When I came out as transgendered, a very small number of my old colleagues wrote to express that they would no longer fellowship with me until I “came to my senses,” recanted my heretical theological positions, and repented of my decision to live as a woman.  My family and I expected this and were not surprised when it happened.  I have been a little surprised, though, as I’ve read the responses in the evangelical blogosphere to Christianity Today’s recent article The Transgender Moment.  While most have agreed with CT’s basic theological position, some have found the magazine’s call for “biblical compassion” to be a dangerous concession and have in its place recommended the vigorous exercise of excommunication of transgendered people who will not repent.  It’s all causing me wonder about the effectiveness of the practice–and whether the example of Jesus supports the Christian practice of excommunication at all. 

In the context in which it arose, the force of excommunication was twofold.  First, because it meant ostracization from one’s temporal community, an excommunicated person was placed in grave physical danger.  In an environment where church and state are conflated, removal from the church means removal from the support structures of society.  Second, because church membership had soteriological implications, an excommunicated person was placed in grave spiritual danger as well.  In an environment where one must be a member of the church to experience salvation, removal from the church means removal to eternal damnation.

In the modern Protestant context, however, the conditions are somewhat different.  Because the church no longer controls society, an excommunicated person is no longer in danger of the physical impact of being socially ostracized.  On top of this, Protestant theology does not tie salvation to membership in any particular earthly church, so the spiritual dangers are also ameliorated.  Of course, being denied the fellowship of one’s church friends is painful, but for an increasing number of us, there is another church right down the street that stands ready to welcome us and offer us a new social network to replace the one we lost (thanks, ironically, to the ecclesiological developments of the Protestant Reformation).  Under these conditions, why should a person fear excommunication?  More importantly, under these conditions, what is accomplished by it?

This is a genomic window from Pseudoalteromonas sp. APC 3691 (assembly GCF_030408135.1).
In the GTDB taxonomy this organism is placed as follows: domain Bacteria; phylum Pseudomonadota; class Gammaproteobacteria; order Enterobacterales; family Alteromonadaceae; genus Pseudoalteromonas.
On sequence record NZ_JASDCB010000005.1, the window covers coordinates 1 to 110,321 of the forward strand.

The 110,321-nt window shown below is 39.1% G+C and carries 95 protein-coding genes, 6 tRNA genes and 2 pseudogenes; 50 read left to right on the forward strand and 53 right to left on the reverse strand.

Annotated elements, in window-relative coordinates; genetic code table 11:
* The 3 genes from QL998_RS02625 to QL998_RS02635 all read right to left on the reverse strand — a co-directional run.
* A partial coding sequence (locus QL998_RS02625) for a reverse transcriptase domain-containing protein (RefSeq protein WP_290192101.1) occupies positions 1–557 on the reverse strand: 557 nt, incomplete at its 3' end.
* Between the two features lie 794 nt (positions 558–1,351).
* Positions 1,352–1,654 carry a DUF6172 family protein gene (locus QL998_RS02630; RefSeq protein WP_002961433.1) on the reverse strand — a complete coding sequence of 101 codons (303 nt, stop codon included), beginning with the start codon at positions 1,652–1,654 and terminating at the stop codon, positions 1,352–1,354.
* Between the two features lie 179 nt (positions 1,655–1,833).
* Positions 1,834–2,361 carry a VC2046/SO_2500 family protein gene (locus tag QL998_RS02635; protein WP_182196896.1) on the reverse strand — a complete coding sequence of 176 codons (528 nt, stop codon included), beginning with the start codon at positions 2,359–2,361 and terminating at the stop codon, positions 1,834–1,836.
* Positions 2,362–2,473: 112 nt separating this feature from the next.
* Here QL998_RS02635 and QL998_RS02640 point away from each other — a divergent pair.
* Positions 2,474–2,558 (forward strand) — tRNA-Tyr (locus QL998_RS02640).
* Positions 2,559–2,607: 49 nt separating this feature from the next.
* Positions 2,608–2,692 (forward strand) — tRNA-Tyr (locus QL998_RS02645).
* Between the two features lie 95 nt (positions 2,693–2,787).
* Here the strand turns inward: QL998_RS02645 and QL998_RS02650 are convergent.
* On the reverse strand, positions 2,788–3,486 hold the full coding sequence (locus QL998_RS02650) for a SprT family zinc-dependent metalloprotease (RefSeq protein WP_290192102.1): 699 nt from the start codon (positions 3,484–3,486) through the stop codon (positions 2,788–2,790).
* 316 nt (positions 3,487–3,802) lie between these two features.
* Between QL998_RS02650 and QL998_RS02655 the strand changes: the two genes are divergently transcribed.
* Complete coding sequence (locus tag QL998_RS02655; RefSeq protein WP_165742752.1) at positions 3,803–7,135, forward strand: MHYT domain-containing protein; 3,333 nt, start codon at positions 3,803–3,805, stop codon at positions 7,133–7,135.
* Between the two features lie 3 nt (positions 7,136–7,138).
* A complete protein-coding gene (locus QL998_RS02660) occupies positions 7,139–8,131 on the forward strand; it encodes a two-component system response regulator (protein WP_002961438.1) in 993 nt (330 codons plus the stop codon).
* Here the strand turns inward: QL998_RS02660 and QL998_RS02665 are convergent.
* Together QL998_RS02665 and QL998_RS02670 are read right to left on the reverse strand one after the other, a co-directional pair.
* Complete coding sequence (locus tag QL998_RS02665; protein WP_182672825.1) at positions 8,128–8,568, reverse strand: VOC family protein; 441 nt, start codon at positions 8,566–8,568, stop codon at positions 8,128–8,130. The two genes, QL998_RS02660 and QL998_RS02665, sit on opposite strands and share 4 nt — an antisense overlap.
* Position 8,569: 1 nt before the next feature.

Recall that Paul offered two justifications for the practice–it protects the purity of the church and furthers the re-education of the wayward.  In an environment in which an excommunicated person can survive quite comfortably without the support of the excommunicating church, the second justification would seem to fall flat.  It can only be preserved if one imagines that God will somehow bring a supernatural judgment on the excommunicated by virtue of their excommunication alone, and real-world evidence would not seem to support such an assertion. 

That leaves preserving the church’s purity as the only biblical justification for excommunication.  The problem here is that the moral purity of the church has never been a material principle of historic Protestant theology.  Without delving into the various theories of justification, Protestants generally have believed Christians to be, in Luther’s words, “simultaneously saint and sinner.”  By implication of this doctrine, the church has never been, nor will it ever be, morally pure by virtue of its members’ actions.  The church’s purity is guaranteed by the righteousness of Christ alone.  One church member’s sinful actions cannot sully the church as a whole any more than another member’s just actions can make it more just.  Excommunication, therefore, cannot make the church morally pure. 

Above all this, we have to consider the example of Christ.  To whom did Jesus refuse his fellowship?  Though he was falsely accused of any number of crimes and misdeeds, one charge Jesus’ enemies made against him was absolutely and unequivocally true–he fellowshipped with tax collectors and sinners.  Jesus was infamous for the company he kept.  He habitually hung out with those who had been marginalized by the religious establishment because of their moral impurity, and he refused to apologize for it.  Judging by his actions, there is no reason to believe Jesus would have refused his fellowship to anyone, even self-righteous Pharisees.